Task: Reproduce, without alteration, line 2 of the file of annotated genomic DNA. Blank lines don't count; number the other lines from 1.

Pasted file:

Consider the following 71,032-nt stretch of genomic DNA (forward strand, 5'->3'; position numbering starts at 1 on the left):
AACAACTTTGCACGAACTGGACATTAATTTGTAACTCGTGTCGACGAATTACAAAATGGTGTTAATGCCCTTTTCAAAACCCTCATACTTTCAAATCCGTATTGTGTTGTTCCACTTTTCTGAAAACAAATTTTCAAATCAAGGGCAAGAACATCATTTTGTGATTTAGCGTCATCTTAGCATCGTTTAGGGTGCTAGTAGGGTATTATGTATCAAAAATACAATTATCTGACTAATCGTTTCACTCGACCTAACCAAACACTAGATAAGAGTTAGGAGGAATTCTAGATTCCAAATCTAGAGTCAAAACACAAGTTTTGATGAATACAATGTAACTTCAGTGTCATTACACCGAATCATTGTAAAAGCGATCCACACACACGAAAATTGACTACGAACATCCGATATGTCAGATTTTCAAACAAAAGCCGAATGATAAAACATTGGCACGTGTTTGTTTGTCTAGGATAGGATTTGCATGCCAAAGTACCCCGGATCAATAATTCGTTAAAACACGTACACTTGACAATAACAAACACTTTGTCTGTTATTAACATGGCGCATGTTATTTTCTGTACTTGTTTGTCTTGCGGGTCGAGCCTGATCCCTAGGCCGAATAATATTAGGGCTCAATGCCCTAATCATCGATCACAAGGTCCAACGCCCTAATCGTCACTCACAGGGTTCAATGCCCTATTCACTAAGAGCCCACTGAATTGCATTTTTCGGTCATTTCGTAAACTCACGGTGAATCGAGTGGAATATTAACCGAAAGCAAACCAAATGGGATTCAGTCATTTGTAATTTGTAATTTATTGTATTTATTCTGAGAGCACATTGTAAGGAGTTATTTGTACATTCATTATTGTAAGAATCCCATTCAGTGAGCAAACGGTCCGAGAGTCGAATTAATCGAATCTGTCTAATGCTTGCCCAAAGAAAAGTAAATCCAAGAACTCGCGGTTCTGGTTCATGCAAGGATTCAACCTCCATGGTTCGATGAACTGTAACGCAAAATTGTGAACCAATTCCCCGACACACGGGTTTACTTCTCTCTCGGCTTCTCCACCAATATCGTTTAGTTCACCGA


AACAACTTTGCACGAACTGGACATTAATTTGTAACTCGTGTCGACGAATTACAAAATGGTGTTAATGCCCTTTTCAAAACCCTCATACTTTCAAATCCGTATTGTGTTGTTCCACTTTTCTGAAAACAAATTTTCAAATCAAGGGCAAGAACATCATTTTGTGATTTAGCGTCATCTTAGCATCGTTTAGGGTGCTAGTAGGGTATTATGTATCAAAAATACAATTATCTGACTAATCGTTTCACTCGACCTAACCAAACACTAGATAAGAGTTAGGAGGAATTCTAGATTCCAAATCTAGAGTCAAAACACAAGTTTTGATGAATACAATGTAACTTCAGTGTCATTACACCGAATCATTGTAAAAGCGATCCACACACACGAAAATTGACTACGAACATCCGATATGTCAGATTTTCAAACAAAAGCCGAATGATAAAACATTGGCACGTGTTTGTTTGTCTAGGATAGGATTTGCATGCCAAAGTACCCCGGATCAATAATTCGTTAAAACACGTACACTTGACAATAACAAACACTTTGTCTGTTATTAACATGGCGCATGTTATTTTCTGTACTTGTTTGTCTTGCGGGTCGAGCCTGATCCCTAGGCCGAATAATATTAGGGCTCAATGCCCTAATCATCGATCACAAGGTCCAACGCCCTAATCGTCACTCACAGGGTTCAATGCCCTATTCACTAAGAGCCCACTGAATTGCATTTTTCGGTCATTTCGTAAACTCACGGTGAATCGAGTGGAATATTAACCGAAAGCAAACCAAATGGGATTCAGTCATTTGTAATTTGTAATTTATTGTATTTATTCTGAGAGCACATTGTAAGGAGTTATTTGTACATTCATTATTGTAAGAATCCCATTCAGTGAGCAAACGGTCCGAGAGTCGAATTAATCGAATCTGTCTAATGCTTGCCCAAAGAAAAGTAAATCCAAGAACTCGCGGTTCTGGTTCATGCAAGGATTCAACCTCCATGGTTCGATGAACTGTAACGCAAAATTGTGAACCAATTCCCCGACACACGGGTTTACTTCTCTCTCGGCTTCTCCACCAATATCGTTTAGTTCACCGA